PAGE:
Journal of Gerontological Nursing

BOOKS 

Managing Chronic Disease

Peter P Lamy, PhD

Abstract

Managing Chronic Disease Edited by Rogers CS, McCue JD, and Gal P. Oradell, NJ, Medical Economics Books, 1987, 439 pages, softcover, $29.95

Chronic diseases/disabilities occur in about 15% of the general population, but in 66% of those 85 years old and over. Women suffer more from chronic diseases than men, but exhibit less morbidity. Sixty percent of all geriatric care is chronic care. Thus, any book discussing the management of chronic diseases ought to be welcome.

This book in particular acknowledges that academic textbooks may give unrealistic advice. In contrast, the reader is promised a careful comparison of currently published advice with the habits of experienced and thoughtful clinicians. When in doubt, though, the editors suggest to check a "standard compendium, such as the PDR." Including the three editors, there are 20 practicing clinicians who address the initial evaluation, therapy, and long-term management of 40 of the most common chronic diseases of the adult.

Thus, the book is divided into 11 major subdivisions. There are 4 chapters on general issues; 4 on neurologic diseases; 9 on cardiovascular diseases; 2 on pulmonary diseases; 2 on digestive diseases; 3 on renal and urinary tract diseases; 4 on metabolic diseases; 4 on musculoskeletal diseases; 1 on cancer; 4 on psychological problems; and 4 on problems of aging. There is an extensive index, clear and descriptive references (about 10 per chapter), and an extensive use of tables and checklists.

Yet the book does not fulfill its promise. It is hard to find any comparison between "academics" and "practice." Some references are misspelled, and, since about 80% of adults afflicted with chronic diseases are geriatrics, one would have wished for more information on these patients. For example, in what the publisher calls "easy-to-scan" dosage schedules, little is said about geriatric dosing, and there are dosing schedules missing in such important areas as the management of behavioral pathology of Alzheimer's, a very important area of mismanagement of drugs.

The chapters are uneven, for example, the chapter on compliance is notable for its omissions. In the chapter on perioperative medical consultations, there is a suggestion that triceps skinfold thickness is useful for determining malnourishment in the elderly, a concept that has long been discarded. No other measure is suggested for establishing malnourishment in the elderly. This reviewer would also argue strongly that some of the concepts put forth in the chapter on Dying and Death are not in tune with modern practice. "Physician willingness to make occasional home visits correlates positively with successful management of terminal illness."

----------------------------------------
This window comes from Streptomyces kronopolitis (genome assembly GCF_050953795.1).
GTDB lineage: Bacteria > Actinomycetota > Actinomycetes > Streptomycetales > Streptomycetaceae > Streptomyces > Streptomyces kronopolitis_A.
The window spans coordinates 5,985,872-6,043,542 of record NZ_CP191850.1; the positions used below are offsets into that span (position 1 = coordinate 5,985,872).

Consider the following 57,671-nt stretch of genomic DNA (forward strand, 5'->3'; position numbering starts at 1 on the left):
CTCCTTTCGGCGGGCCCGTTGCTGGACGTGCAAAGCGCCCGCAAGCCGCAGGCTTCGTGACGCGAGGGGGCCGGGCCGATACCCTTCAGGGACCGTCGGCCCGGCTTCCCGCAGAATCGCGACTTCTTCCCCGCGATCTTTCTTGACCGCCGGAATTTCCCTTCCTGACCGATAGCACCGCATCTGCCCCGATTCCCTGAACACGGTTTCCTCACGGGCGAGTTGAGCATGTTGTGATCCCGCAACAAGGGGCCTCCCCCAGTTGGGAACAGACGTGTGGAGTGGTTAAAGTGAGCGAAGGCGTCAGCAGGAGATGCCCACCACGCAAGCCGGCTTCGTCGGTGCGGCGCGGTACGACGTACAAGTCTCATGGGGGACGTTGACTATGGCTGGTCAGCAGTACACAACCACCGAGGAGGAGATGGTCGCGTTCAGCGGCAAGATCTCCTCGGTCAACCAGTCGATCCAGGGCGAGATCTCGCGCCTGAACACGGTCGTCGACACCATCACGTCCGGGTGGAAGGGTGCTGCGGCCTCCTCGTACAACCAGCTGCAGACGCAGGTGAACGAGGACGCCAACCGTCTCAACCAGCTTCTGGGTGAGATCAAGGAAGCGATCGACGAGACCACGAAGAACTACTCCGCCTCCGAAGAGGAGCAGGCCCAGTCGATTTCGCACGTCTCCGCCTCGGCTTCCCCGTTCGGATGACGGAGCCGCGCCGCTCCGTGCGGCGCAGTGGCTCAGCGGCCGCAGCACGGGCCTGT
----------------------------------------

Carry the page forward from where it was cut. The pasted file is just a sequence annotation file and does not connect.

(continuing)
But then there is an excellent chapter reviewing epilepsy, and a very disappointing chapter on hypertension, which still suggests step-care as the best approach. Step-care therapy has been all but abandoned, since the clinician now has a range of options. It may still serve as a useful framework which must be modified to fit the individual patient. Any proposed antihypertensive therapy can now take into consideration the patient's sex, age, race, and concurrent diseases (and their treatment). Certainly, one should argue with the dosage range given for reserpine (0.125 50 0.25). It is curious that very little, if anything, is said about the management of isolated systolic hypertension, which of course is a larger risk factor in the elderly than elevated diastolic pressure.

This reviewer does not know when the chapters were written , but it now has been accepted for some time that calcium supplements in post-menopausal women do not address osteoporosis, and little, if anything, is said about problems of calcium supplements in the elderly with anactdity or hypochlorhydria. Also, in view of the fact that the nonsteroidal…

Managing Chronic Disease Edited by Rogers CS, McCue JD, and Gal P. Oradell, NJ, Medical Economics Books, 1987, 439 pages, softcover, $29.95

Chronic diseases/disabilities occur in about 15% of the general population, but in 66% of those 85 years old and over. Women suffer more from chronic diseases than men, but exhibit less morbidity. Sixty percent of all geriatric care is chronic care. Thus, any book discussing the management of chronic diseases ought to be welcome.